DUP's American-style anti-litter crusade is binned due to logjam
A massive one-day clean-up event across Northern Ireland has been shelved thanks to the political stalemate.
But the DUP said the proposal - contained in its manifesto - can still happen if and when the Executive is restored.
It is based on a highly successful project in the United States, which has been credited with a major reduction in littering along roads.
Sparked by an extensive public education programme in the mid-1980s, authorities in Texas used in-depth research to identify and reach the worst offenders.
It includes an annual one-day clean-up event across the state, and estimates suggest litter along highways has been halved.
A DUP spokseman said its project - Don't Mess With Northern Ireland - ended up like "quite a few other things, which didn't have time to get off the ground before devolution was pulled down, something we'd still want to get an Executive back to take forward".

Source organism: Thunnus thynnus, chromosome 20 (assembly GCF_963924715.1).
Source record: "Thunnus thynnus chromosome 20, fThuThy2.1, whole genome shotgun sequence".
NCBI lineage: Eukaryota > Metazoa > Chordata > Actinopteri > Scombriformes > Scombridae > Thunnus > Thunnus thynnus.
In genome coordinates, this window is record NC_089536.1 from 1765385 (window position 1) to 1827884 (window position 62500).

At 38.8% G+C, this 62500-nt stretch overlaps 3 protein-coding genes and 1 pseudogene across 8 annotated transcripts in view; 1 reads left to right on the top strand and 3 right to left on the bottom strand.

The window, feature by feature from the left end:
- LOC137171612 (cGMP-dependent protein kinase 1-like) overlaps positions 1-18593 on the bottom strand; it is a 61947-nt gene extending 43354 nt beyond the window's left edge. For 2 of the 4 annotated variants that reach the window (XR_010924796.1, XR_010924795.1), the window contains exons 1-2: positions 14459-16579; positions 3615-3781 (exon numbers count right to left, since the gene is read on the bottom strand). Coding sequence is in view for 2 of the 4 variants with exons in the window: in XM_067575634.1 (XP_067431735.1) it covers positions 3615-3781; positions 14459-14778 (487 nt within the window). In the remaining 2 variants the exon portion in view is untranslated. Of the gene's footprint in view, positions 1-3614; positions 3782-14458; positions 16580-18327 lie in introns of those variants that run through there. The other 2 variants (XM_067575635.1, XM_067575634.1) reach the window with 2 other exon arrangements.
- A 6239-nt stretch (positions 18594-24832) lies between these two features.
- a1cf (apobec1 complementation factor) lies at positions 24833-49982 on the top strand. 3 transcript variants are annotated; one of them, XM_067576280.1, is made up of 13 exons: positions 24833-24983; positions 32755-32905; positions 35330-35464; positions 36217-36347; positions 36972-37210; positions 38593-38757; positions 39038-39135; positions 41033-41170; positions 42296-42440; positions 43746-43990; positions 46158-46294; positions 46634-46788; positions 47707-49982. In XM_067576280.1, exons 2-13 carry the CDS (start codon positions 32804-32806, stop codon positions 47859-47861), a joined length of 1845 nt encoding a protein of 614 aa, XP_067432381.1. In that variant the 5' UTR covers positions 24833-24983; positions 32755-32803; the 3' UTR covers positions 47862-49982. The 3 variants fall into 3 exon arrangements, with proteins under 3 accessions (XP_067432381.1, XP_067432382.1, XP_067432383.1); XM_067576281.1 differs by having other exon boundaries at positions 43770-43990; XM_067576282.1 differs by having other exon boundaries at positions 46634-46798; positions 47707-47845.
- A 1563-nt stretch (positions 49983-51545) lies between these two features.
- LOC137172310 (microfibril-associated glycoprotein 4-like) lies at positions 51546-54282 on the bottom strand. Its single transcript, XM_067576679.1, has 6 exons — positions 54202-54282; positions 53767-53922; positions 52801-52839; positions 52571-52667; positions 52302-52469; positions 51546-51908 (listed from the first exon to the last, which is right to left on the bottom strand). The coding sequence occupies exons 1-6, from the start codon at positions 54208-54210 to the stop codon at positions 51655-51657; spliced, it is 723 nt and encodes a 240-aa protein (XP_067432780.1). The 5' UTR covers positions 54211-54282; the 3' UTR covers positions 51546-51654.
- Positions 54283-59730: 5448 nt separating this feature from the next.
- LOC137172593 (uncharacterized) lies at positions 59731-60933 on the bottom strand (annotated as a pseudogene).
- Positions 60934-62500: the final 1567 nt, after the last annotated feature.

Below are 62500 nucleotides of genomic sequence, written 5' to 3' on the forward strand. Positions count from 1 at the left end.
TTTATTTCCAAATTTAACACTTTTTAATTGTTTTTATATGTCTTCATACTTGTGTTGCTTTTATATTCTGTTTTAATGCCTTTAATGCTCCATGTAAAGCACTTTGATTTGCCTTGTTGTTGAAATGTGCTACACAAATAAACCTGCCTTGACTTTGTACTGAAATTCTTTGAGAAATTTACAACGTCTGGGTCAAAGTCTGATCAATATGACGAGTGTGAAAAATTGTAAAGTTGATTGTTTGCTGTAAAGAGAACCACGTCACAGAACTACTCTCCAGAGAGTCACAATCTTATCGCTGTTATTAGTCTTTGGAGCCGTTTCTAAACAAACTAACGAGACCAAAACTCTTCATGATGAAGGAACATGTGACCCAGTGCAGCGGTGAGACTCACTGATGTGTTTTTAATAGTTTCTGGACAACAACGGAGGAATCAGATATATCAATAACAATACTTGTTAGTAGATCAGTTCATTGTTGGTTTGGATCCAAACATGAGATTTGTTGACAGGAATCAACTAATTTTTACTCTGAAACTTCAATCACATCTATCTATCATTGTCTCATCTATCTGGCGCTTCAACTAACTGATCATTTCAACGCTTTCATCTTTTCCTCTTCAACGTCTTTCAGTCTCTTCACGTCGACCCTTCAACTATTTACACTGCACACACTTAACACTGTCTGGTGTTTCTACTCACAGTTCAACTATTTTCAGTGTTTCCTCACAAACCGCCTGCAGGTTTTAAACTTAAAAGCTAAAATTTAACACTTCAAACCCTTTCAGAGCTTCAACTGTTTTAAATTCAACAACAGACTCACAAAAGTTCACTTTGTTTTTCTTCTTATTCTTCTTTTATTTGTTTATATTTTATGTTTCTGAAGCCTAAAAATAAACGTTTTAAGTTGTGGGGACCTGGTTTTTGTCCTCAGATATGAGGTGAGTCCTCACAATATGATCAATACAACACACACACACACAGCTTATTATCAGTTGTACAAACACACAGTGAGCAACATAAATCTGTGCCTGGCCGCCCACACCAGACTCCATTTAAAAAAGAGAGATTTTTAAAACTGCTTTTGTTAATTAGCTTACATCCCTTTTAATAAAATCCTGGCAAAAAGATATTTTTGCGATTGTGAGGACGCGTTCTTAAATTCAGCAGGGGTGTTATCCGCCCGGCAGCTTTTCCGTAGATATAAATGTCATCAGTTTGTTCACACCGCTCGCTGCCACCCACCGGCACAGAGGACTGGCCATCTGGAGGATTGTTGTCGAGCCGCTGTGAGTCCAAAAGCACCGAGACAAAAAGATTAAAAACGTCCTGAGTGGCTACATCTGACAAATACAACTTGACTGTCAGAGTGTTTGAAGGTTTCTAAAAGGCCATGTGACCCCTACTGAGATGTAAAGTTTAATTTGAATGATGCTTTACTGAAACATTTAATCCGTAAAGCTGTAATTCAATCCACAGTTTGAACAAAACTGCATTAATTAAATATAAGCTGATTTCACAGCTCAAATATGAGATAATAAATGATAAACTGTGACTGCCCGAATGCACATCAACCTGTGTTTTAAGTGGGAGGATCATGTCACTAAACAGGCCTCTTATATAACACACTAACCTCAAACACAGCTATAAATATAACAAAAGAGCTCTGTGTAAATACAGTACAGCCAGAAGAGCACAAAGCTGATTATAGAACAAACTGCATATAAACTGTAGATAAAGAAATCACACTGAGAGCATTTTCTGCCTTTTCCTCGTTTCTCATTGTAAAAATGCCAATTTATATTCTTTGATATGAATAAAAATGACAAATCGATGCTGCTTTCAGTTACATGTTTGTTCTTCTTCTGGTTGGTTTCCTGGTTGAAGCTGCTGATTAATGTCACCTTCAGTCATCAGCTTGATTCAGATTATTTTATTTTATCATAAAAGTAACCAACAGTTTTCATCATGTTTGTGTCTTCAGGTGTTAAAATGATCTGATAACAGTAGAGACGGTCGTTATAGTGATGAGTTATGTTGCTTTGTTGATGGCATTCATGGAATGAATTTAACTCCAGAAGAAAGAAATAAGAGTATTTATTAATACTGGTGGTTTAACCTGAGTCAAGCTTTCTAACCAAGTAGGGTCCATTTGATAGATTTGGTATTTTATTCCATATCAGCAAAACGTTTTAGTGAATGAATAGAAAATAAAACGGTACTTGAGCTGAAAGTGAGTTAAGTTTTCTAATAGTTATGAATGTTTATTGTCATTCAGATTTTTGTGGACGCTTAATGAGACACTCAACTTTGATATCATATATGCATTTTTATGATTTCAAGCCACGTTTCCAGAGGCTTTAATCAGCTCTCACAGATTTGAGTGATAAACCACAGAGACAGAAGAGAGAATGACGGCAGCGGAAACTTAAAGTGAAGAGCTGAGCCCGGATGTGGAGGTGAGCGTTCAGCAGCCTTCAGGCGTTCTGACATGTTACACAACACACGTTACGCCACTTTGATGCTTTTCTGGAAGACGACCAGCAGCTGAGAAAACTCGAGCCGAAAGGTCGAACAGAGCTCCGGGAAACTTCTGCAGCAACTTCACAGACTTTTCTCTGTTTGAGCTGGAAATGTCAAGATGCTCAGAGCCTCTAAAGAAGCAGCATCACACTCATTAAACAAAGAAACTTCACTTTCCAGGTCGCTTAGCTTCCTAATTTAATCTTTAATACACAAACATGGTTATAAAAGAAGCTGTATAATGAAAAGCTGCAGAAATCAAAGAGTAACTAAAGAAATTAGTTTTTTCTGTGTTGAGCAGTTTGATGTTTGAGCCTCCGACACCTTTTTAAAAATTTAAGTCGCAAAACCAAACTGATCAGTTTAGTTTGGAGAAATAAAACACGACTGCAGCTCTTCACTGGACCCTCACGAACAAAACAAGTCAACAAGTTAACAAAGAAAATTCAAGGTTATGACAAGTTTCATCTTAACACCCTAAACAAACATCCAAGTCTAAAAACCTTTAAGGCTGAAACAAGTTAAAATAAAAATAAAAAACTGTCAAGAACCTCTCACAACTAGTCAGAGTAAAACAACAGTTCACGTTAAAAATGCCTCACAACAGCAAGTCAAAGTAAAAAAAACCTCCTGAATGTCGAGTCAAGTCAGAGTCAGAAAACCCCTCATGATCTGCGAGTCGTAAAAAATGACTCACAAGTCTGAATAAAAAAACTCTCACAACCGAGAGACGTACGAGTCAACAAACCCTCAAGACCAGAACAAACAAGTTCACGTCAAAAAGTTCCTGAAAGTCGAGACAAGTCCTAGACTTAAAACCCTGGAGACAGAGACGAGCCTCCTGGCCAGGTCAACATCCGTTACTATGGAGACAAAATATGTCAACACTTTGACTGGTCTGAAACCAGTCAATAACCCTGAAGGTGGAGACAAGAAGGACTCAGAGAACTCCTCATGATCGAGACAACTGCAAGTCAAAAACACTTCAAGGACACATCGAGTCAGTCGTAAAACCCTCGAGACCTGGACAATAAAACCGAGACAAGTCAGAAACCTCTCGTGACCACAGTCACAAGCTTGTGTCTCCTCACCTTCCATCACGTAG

The campaign in America sparked an extensive public education programme 30 years ago. It utilised red, white and blue trash cans - which could prove controversial here - as well as the involvement of music and movie stars including Willie Nelson and Matthew McConaughey.
"The DUP wants to launch a campaign that aims to be as successful in NI," the party said.
"Northern Ireland public advertising led the way on changing public attitudes on issues such as drink-driving."
It comes against a backdrop of councils fighting a losing battle against litter, even though they are spending more each year to combat the problem.
One in seven public parks and streets is falling short on littering despite the fact funding to tackle the scourge has increased by 8%, a recent survey for Keep Northern Ireland Beautiful revealed.
The organisation claims the amount being spent equates to an annual charge of £58 for every ratepayer.
Chris Allen, who managed the survey, said: "It's clear from the data that councils are struggling to keep pace with people's irresponsible habits.
"They're being forced to spend a totally unsustainable amount of ratepayers' money - our money - on treating an entirely preventable problem."
However, the issue of dog fouling shows signs of improvement.
Sites where dog fouling occurred diminished by an average of 11% from 2011-15 to 6% last year.